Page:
After exploring and marking the GPS location, Matt fired up the drone to take some shots up and down the stream, then we packed up and moved on down the trail.
The name of the game that day was “water crossings”. On the east side of the forest, around every corner is another stream to cross. The Illinois Bayou area takes this to another level. It’s a constant of back and forth trails that go over and come back on the other side. One can easily build their confidence with water in one day. Unfortunately we came upon one crossing that was just flowing a little too fast. It was not too deep, but the main section of current had some white water caps going over the deeper part with large rocks. Ben and Matt having the most well equipped rigs for this crossing decided to walk out into the stream a bit to see just how deep it was a gauge the current for the rest of us.
With the current moving so fast, we decided that the lower rigs, Brandon, Justin, and myself, wouldn’t fair well against the water pushing on our doors. With nothing to prove, we all turned around.
All of us except Ben.
Ben of course loves the challenge, almost too much sometimes, and dove off hood first into the water. And made it with little to no issues. His higher clearance with 35” tires helped to let the water flow underneath instead of catching the doors. A story he will love to tell from now on, for those of us stayed on the near side.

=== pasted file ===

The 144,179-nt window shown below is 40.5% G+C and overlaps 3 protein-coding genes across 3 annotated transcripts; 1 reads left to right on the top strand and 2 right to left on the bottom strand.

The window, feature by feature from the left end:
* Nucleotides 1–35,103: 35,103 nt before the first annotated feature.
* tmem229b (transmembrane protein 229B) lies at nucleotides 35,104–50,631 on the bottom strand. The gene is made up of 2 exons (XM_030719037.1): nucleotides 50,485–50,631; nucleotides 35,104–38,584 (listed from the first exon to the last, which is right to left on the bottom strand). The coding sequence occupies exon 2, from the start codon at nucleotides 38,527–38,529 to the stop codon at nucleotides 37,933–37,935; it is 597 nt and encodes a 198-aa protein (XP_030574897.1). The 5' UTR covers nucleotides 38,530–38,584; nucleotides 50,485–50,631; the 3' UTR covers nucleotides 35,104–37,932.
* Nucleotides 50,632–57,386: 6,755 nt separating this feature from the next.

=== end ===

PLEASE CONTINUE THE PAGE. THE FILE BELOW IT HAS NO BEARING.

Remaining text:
We turned around and checked out a few other trails in the area before heading back to camp. Once we arrived it was found that Brandons Tacoma had a brake issue that needed to be repaired before getting back on the trail or the road home. So he hopped in with Justin in search of new parts to mend the limping truck. Soon enough the brakes were fixed just in time to huddle around the campfire.
I had volunteered to make a big pot of chili for the group before our trip and decided instead of cooking it before and warming it up, it would be a good experience to whip it up on site on the propane stove. I had prepared for around 15-20 people including kids, but there were only about 10 of us. Still, at the end of the night, there was not a spoonful of chili left in the pot. I would say it was good, and Cara even said it was the best chili she has ever had. I do believe it might have been the best chili I’ve ever had as well, but only because of the people I made it for and shared a campfire with while scarfing it down.
This would certainly be a weekend to remember for years to come. I’m glad to be able to share the trails with these awesome friends.